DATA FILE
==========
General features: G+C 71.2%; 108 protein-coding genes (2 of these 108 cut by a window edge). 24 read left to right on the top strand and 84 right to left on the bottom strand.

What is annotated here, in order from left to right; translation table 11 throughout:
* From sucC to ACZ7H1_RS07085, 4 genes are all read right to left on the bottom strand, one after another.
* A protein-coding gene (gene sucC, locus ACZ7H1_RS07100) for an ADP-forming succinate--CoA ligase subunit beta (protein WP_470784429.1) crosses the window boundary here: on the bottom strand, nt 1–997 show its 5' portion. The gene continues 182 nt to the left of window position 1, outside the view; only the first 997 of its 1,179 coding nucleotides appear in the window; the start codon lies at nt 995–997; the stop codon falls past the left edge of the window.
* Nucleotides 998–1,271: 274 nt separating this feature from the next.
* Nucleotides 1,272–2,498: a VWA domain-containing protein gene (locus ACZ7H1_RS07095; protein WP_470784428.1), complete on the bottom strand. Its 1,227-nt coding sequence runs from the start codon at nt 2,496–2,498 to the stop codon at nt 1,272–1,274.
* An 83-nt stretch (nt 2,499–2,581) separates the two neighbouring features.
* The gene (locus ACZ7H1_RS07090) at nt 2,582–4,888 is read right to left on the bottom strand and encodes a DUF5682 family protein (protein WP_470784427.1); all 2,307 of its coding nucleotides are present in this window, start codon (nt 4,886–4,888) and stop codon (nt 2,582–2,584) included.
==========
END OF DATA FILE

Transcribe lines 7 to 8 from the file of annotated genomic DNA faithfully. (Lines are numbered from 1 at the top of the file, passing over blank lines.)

* An 83-nt stretch (nt 2,499–2,581) separates the two neighbouring features.
* The gene (locus ACZ7H1_RS07090) at nt 2,582–4,888 is read right to left on the bottom strand and encodes a DUF5682 family protein (protein WP_470784427.1); all 2,307 of its coding nucleotides are present in this window, start codon (nt 4,886–4,888) and stop codon (nt 2,582–2,584) included.